Sorry, we have to comply with GDPR or face shutting down the sites temporarily until we are compliant, which is more of an issue with our German sister site, Fussballwitwe. German lawyers are just great at trawling the net to see if they can make a few easy bucks…

  3. Vlad Balanescu
    26 December 2017 at 3:08 pm #

    Hello. I was considering testing a few of these tables. My problem is I can only use Betfair exchange and not bookmakers. From what I read in the comments the odds mentioned in the tables are takes 15 minutes or just before kick-off. I wanted to ask what bookmaker these odds have been taken from. Thank you very much.

    • Right Winger
      26 December 2017 at 11:07 pm #

      Hello Vlad,

      The odds are taken from a range of bookmakers, but the ones that feature most often with the highest recorded odds are: Pinnacle, 5Dimes, Betvictor, Bet365, 188Bet, Dafabet, SBOBET.

      The tables have a feature included in them to set toggle figures for exchange commission and also to enhance the odds by as much as you want to replicate the experience you have with Betfair.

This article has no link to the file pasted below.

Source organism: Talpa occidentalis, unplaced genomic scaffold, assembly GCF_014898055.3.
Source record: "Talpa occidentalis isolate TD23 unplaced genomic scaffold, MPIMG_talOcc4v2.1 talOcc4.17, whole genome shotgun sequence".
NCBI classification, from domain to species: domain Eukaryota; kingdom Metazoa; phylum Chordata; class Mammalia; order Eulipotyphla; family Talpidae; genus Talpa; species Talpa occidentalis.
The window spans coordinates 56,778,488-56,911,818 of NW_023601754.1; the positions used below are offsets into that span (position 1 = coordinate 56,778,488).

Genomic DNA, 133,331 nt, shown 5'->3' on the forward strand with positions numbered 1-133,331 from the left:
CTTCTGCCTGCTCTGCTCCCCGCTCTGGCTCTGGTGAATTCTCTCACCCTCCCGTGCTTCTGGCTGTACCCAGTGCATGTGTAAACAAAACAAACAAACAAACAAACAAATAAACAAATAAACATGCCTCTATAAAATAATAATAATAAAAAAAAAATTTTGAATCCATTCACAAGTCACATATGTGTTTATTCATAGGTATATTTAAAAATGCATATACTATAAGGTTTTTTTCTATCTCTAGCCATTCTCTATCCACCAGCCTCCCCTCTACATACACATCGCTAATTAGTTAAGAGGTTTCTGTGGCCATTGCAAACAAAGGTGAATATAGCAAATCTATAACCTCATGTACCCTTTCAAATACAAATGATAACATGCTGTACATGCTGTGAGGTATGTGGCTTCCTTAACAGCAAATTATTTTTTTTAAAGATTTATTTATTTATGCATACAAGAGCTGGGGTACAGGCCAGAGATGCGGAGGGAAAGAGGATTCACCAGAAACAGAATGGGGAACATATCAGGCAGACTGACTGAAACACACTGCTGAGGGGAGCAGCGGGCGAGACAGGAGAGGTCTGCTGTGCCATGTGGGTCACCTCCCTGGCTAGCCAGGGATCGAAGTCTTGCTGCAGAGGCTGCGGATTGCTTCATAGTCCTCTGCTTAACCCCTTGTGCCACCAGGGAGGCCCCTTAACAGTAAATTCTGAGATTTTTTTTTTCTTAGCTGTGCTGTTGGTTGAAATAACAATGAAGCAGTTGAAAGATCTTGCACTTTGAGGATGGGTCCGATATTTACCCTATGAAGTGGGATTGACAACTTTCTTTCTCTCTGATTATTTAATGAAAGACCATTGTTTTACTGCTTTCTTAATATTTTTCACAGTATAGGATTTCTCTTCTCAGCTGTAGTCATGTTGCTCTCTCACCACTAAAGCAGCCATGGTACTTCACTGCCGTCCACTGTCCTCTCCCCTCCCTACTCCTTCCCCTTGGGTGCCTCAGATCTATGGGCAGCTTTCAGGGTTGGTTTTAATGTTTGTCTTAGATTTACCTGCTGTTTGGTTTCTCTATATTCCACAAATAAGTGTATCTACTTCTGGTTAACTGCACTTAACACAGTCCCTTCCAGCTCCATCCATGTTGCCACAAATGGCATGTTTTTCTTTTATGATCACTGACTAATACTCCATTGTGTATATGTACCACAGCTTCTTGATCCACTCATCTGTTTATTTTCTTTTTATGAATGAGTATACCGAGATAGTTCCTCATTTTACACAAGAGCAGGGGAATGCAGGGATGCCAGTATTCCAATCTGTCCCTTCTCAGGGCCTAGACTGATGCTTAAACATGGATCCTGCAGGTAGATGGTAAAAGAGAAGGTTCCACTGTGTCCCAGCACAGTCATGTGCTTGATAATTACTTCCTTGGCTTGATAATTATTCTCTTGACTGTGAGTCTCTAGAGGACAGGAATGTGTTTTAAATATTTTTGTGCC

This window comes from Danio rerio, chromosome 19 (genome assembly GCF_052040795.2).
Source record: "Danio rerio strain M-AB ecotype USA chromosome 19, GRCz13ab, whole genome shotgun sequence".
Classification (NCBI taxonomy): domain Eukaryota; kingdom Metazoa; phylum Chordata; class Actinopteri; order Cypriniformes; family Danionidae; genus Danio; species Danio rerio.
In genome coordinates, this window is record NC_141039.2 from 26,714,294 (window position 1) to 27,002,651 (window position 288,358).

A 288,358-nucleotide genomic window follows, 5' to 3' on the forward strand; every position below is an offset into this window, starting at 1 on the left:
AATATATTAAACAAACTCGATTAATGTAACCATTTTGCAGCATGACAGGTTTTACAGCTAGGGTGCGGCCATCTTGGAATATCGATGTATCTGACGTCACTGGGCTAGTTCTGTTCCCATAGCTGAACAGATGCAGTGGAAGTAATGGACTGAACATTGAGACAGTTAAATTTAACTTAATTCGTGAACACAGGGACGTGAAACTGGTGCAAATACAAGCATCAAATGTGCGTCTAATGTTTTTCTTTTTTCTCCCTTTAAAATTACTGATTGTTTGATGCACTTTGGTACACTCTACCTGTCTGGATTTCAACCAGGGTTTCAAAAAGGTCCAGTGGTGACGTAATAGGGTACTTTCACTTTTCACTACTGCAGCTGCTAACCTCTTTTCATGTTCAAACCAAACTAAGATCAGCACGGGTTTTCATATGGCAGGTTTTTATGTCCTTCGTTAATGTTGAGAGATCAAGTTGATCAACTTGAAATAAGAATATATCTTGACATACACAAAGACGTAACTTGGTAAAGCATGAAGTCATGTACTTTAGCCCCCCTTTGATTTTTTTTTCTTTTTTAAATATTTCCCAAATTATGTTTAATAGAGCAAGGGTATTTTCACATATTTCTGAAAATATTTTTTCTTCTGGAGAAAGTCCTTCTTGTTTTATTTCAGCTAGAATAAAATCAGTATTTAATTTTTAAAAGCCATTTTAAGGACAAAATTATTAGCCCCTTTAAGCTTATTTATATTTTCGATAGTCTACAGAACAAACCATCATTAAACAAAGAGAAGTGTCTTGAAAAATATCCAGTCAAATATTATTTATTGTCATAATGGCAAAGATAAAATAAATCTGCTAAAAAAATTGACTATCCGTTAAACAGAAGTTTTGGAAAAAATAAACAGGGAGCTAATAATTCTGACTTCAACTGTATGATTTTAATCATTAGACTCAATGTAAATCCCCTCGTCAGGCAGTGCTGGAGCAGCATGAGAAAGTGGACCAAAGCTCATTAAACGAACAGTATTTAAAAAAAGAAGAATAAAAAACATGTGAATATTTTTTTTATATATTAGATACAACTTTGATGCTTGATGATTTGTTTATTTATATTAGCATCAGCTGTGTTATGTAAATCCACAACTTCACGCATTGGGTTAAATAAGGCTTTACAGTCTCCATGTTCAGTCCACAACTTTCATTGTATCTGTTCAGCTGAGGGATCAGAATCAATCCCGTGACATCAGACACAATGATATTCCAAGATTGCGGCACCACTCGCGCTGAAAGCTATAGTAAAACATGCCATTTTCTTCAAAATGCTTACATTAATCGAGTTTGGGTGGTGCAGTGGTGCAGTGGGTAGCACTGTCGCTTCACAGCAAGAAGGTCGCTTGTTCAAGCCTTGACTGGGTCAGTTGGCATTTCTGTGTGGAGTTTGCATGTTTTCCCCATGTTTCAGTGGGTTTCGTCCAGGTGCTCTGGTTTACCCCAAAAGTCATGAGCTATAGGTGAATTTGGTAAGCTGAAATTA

Generally speaking, it is only necessary to raise the odds by one or two ticks across the board. The ‘Notes’ tab of each HDAFU table carries instructions on how to do this.

      I hope this helps and thanks for your comment.

  4. Scott
    16 December 2017 at 9:42 am #

    Hi Robert

    Thanks again for the sheets, I’m enjoying getting back into the analysis. I had a few questions, if you don’t mind:

    1. For one of the leagues, I’ve been looking at home wins as a clear winner in terms of strategy. However, I noticed that there’s actually a more profitable approach to be taken if you look at home wins on a H1/H2 basis, rather than as a whole season – i.e. the most profitable odds range shifts from one half season to the next. Is there any reason not to adopt this half on half approach in place of trying to create a one size fits all whole season approach, even though the overall strategy (back home team) doesn’t change.